We stand before the winds of time to bring a small light into the darkness, then we are gone.
  A new century had come to America, but it had yet to bring it from the age of darkness. People still lived by the flickering light of flat wick oil or kerosene lamps. The dawn of the century was about to change the lives of many people and one company would be at the heart of bringing light into those lives. "The Mantle Lamp Company of America" (later to become "Aladdin Industries Inc.") was about to bring America forth from its darkness with a unique product--the Aladdin mantle lamp.

  Aladdin lamps were unique in the use of a round wick to provide an even non flickering flame, and a rare earth mantle that glowed to produce the light of a 60 watt light bulb when heated by the flame from the kerosene lamp. The difference between the light of the Aladdin lamps and any other oil or kerosene lamp was so great that the company offered a one thousand dollar reward to any person who could show them an oil lamp that could equal its light. The reward was never collected, and by the early 1930's seven million Aladdins had been sold!

  Aladdin was also one of the pioneers in modern sales techniques and would allow customers to trade in their old oil lamps on new Aladdin lamps. They were also one of the first companies to use radio as an advertising medium in the Midwest. They paid Henry Field, who owned the Henry Field Seed Company of Shenandoah, Iowa along with a 1000 watt station KFNF, five hundred dollars to talk about their lamp on his "Evening Letterbasket" program. Included in the program was a cash offer of twenty five dollars for the best ten word slogan submitted. The response was 2200 letters and 800 of those didn't even submit a slogan--they just wanted more information on the lamp! Later radio stations to carry adds included WLS Chicago, WHO Des Moines, and WSM Nashville. As radio grew so did Aladdin's coverage until it covered the nation.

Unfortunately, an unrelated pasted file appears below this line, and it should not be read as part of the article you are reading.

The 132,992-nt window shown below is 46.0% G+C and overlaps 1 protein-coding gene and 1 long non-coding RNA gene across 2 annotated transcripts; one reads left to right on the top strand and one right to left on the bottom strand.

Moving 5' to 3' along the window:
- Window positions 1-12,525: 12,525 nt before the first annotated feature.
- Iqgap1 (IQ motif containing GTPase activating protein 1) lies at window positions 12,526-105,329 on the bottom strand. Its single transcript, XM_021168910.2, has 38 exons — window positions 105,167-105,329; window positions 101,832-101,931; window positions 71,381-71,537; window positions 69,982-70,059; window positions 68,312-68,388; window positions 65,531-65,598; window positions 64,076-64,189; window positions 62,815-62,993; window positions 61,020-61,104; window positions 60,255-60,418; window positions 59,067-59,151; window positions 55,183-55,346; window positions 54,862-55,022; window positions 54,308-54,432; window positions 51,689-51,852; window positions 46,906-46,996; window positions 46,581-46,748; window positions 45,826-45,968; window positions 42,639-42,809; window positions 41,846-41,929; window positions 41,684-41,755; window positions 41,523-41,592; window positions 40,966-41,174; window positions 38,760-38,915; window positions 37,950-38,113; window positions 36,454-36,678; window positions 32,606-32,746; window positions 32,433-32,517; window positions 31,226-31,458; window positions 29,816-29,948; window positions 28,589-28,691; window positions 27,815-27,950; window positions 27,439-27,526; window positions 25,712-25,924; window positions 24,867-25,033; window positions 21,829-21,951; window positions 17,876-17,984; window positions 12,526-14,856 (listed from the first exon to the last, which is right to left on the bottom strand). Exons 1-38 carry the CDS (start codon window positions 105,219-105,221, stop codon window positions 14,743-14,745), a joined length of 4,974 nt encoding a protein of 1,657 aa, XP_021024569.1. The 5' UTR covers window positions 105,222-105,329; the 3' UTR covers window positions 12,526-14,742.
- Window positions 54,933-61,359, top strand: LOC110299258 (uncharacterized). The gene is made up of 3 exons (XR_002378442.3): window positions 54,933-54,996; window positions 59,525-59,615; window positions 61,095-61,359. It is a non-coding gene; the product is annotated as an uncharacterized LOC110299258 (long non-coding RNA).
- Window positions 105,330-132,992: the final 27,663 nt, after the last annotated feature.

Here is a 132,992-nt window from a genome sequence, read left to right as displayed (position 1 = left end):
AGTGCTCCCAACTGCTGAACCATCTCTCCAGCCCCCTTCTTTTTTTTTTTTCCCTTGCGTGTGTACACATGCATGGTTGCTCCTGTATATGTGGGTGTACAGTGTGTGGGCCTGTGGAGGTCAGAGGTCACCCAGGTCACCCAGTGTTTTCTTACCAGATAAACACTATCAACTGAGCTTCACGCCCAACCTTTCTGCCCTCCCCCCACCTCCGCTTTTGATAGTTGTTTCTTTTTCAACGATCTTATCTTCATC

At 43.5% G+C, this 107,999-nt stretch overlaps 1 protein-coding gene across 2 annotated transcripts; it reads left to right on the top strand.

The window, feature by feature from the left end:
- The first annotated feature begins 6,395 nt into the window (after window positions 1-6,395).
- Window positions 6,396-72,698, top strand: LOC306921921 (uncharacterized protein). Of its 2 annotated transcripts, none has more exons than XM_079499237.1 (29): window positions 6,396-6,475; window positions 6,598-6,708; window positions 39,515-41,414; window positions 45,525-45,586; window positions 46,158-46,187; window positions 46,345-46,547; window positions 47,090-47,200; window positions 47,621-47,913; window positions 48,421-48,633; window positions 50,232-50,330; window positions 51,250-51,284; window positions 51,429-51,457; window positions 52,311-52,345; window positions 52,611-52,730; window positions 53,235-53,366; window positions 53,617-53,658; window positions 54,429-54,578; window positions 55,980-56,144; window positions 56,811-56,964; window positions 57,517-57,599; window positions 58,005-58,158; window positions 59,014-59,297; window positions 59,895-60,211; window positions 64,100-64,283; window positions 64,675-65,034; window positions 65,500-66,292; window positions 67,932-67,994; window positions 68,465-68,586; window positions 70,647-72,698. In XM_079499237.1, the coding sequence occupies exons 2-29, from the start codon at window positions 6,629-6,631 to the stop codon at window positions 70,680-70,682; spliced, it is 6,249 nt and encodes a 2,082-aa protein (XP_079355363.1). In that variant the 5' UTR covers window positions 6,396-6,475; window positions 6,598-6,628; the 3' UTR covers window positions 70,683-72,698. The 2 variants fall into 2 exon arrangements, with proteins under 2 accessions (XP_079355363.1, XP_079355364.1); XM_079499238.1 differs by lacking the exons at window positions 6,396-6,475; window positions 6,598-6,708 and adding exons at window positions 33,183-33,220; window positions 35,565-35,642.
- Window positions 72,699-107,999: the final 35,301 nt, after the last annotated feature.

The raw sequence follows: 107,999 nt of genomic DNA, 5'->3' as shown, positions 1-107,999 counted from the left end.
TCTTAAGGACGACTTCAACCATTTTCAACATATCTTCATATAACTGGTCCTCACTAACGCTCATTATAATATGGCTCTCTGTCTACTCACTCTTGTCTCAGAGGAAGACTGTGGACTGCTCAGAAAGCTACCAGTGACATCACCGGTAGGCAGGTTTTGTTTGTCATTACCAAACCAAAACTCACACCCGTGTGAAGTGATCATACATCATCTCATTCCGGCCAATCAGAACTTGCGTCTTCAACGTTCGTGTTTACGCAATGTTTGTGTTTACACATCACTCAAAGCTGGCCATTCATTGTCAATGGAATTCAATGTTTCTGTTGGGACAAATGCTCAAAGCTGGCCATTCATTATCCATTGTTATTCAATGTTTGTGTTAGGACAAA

Aladdin lamps were manufactured in a wide variety of styles. The first were made of metal, either brass or nickel plated brass. There were several models of the metal lamps including table lamps, bracket lamps, and some very unusual hanging lamps. The 1930's and 40's saw lamps made of colored glass, and included the now much sought after ruby crystal and cobalt blue, tall Lincoln drape Aladdin lamps. Another lamp that became the best selling lamp in Aladdin's history was the Alacite tall Lincoln drape. Alacite was a unique trademark of Aladdin and resembled ivory in its color and texture. Moonstone glass was also unique to Aladdin lamps and was so named because the glass itself seemed to glow like the pale moon. The glowing quality of moonstone is as popular with collectors today as it was with customers in the 1930's.

  Aladdin lamps have become very collectable today, and for anyone interested in them, the following links will give you an insight into their development, along with pictures to help you identify the many different styles. I have devoted this site to the kerosene (oil) lamps, although Aladdin also manufactured many unusual electric lamps after the advent of electricity. For anyone wishing more information you will find a link within this site to the Aladdin Knights web site which is devoted in its entirety to collectors of all types of Aladdin Lamps. I hope you enjoy this site, and that it may be of some benefit to you as an owner, or collector of Aladdin lamps.


Aladdin Knights Regional Meets and Shows.










(click on bottle)


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